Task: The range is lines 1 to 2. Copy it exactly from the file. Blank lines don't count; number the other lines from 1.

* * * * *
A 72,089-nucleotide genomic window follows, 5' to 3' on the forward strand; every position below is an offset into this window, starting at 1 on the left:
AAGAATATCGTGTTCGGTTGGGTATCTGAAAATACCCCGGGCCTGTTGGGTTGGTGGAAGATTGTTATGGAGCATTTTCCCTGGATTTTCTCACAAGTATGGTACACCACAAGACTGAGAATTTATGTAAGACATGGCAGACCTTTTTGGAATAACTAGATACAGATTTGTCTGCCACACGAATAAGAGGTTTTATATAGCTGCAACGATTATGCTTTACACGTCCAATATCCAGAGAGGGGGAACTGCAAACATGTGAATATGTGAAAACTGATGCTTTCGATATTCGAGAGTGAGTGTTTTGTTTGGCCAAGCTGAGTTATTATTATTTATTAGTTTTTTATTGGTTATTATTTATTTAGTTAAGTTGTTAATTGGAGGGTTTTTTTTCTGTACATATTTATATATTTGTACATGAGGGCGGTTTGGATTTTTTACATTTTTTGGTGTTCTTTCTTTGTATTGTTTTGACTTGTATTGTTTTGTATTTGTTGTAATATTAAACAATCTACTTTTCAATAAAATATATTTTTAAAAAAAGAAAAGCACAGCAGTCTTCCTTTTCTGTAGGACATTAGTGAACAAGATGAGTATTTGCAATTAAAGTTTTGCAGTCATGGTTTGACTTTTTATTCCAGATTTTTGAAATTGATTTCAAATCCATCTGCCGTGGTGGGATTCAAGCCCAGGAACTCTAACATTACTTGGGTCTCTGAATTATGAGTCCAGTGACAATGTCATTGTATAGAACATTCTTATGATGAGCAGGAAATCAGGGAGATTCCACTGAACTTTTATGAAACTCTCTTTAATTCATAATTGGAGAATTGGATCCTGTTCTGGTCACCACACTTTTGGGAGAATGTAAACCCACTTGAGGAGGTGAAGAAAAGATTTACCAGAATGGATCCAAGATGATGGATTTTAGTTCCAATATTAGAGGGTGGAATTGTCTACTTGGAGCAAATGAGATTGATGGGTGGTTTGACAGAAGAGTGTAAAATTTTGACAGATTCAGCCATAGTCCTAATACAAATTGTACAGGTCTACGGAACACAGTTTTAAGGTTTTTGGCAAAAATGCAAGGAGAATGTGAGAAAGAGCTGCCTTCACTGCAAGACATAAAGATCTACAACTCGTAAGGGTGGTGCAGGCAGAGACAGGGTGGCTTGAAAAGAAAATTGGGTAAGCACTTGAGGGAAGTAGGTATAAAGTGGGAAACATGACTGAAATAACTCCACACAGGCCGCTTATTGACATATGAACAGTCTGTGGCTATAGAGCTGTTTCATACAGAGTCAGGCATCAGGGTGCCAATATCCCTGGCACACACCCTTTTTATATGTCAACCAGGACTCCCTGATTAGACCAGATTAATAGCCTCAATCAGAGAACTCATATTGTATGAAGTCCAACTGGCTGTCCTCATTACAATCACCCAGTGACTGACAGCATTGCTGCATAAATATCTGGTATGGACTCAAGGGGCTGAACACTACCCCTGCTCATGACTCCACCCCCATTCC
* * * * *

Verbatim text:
A 72,089-nucleotide genomic window follows, 5' to 3' on the forward strand; every position below is an offset into this window, starting at 1 on the left:
AAGAATATCGTGTTCGGTTGGGTATCTGAAAATACCCCGGGCCTGTTGGGTTGGTGGAAGATTGTTATGGAGCATTTTCCCTGGATTTTCTCACAAGTATGGTACACCACAAGACTGAGAATTTATGTAAGACATGGCAGACCTTTTTGGAATAACTAGATACAGATTTGTCTGCCACACGAATAAGAGGTTTTATATAGCTGCAACGATTATGCTTTACACGTCCAATATCCAGAGAGGGGGAACTGCAAACATGTGAATATGTGAAAACTGATGCTTTCGATATTCGAGAGTGAGTGTTTTGTTTGGCCAAGCTGAGTTATTATTATTTATTAGTTTTTTATTGGTTATTATTTATTTAGTTAAGTTGTTAATTGGAGGGTTTTTTTTCTGTACATATTTATATATTTGTACATGAGGGCGGTTTGGATTTTTTACATTTTTTGGTGTTCTTTCTTTGTATTGTTTTGACTTGTATTGTTTTGTATTTGTTGTAATATTAAACAATCTACTTTTCAATAAAATATATTTTTAAAAAAAGAAAAGCACAGCAGTCTTCCTTTTCTGTAGGACATTAGTGAACAAGATGAGTATTTGCAATTAAAGTTTTGCAGTCATGGTTTGACTTTTTATTCCAGATTTTTGAAATTGATTTCAAATCCATCTGCCGTGGTGGGATTCAAGCCCAGGAACTCTAACATTACTTGGGTCTCTGAATTATGAGTCCAGTGACAATGTCATTGTATAGAACATTCTTATGATGAGCAGGAAATCAGGGAGATTCCACTGAACTTTTATGAAACTCTCTTTAATTCATAATTGGAGAATTGGATCCTGTTCTGGTCACCACACTTTTGGGAGAATGTAAACCCACTTGAGGAGGTGAAGAAAAGATTTACCAGAATGGATCCAAGATGATGGATTTTAGTTCCAATATTAGAGGGTGGAATTGTCTACTTGGAGCAAATGAGATTGATGGGTGGTTTGACAGAAGAGTGTAAAATTTTGACAGATTCAGCCATAGTCCTAATACAAATTGTACAGGTCTACGGAACACAGTTTTAAGGTTTTTGGCAAAAATGCAAGGAGAATGTGAGAAAGAGCTGCCTTCACTGCAAGACATAAAGATCTACAACTCGTAAGGGTGGTGCAGGCAGAGACAGGGTGGCTTGAAAAGAAAATTGGGTAAGCACTTGAGGGAAGTAGGTATAAAGTGGGAAACATGACTGAAATAACTCCACACAGGCCGCTTATTGACATATGAACAGTCTGTGGCTATAGAGCTGTTTCATACAGAGTCAGGCATCAGGGTGCCAATATCCCTGGCACACACCCTTTTTATATGTCAACCAGGACTCCCTGATTAGACCAGATTAATAGCCTCAATCAGAGAACTCATATTGTATGAAGTCCAACTGGCTGTCCTCATTACAATCACCCAGTGACTGACAGCATTGCTGCATAAATATCTGGTATGGACTCAAGGGGCTGAACACTACCCCTGCTCATGACTCCACCCCCATTCC